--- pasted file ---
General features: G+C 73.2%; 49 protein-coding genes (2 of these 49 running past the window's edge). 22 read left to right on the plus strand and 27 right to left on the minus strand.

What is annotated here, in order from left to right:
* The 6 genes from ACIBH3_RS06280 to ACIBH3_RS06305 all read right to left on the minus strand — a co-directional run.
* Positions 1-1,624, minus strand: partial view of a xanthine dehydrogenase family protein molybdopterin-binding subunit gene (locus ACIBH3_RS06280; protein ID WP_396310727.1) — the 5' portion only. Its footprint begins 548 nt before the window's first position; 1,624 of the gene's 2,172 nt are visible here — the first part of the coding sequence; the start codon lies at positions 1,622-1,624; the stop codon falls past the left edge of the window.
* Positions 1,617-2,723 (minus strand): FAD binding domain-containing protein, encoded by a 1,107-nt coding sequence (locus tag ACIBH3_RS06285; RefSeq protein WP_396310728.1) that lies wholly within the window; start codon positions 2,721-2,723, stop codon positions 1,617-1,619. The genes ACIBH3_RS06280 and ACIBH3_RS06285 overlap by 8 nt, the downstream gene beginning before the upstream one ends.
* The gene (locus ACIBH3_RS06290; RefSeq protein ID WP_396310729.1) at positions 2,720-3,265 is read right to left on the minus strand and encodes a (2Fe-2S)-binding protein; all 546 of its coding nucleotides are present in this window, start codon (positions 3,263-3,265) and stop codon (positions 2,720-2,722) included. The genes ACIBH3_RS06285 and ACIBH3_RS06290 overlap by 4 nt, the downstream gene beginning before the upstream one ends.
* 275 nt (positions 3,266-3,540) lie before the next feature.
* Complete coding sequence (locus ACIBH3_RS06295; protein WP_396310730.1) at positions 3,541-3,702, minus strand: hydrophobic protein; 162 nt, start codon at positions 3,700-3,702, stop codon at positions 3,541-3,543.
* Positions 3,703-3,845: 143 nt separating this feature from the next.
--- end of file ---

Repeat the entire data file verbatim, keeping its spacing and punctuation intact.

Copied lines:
General features: G+C 73.2%; 49 protein-coding genes (2 of these 49 running past the window's edge). 22 read left to right on the plus strand and 27 right to left on the minus strand.

What is annotated here, in order from left to right:
* The 6 genes from ACIBH3_RS06280 to ACIBH3_RS06305 all read right to left on the minus strand — a co-directional run.
* Positions 1-1,624, minus strand: partial view of a xanthine dehydrogenase family protein molybdopterin-binding subunit gene (locus ACIBH3_RS06280; protein ID WP_396310727.1) — the 5' portion only. Its footprint begins 548 nt before the window's first position; 1,624 of the gene's 2,172 nt are visible here — the first part of the coding sequence; the start codon lies at positions 1,622-1,624; the stop codon falls past the left edge of the window.
* Positions 1,617-2,723 (minus strand): FAD binding domain-containing protein, encoded by a 1,107-nt coding sequence (locus tag ACIBH3_RS06285; RefSeq protein WP_396310728.1) that lies wholly within the window; start codon positions 2,721-2,723, stop codon positions 1,617-1,619. The genes ACIBH3_RS06280 and ACIBH3_RS06285 overlap by 8 nt, the downstream gene beginning before the upstream one ends.
* The gene (locus ACIBH3_RS06290; RefSeq protein ID WP_396310729.1) at positions 2,720-3,265 is read right to left on the minus strand and encodes a (2Fe-2S)-binding protein; all 546 of its coding nucleotides are present in this window, start codon (positions 3,263-3,265) and stop codon (positions 2,720-2,722) included. The genes ACIBH3_RS06285 and ACIBH3_RS06290 overlap by 4 nt, the downstream gene beginning before the upstream one ends.
* 275 nt (positions 3,266-3,540) lie before the next feature.
* Complete coding sequence (locus ACIBH3_RS06295; protein WP_396310730.1) at positions 3,541-3,702, minus strand: hydrophobic protein; 162 nt, start codon at positions 3,700-3,702, stop codon at positions 3,541-3,543.
* Positions 3,703-3,845: 143 nt separating this feature from the next.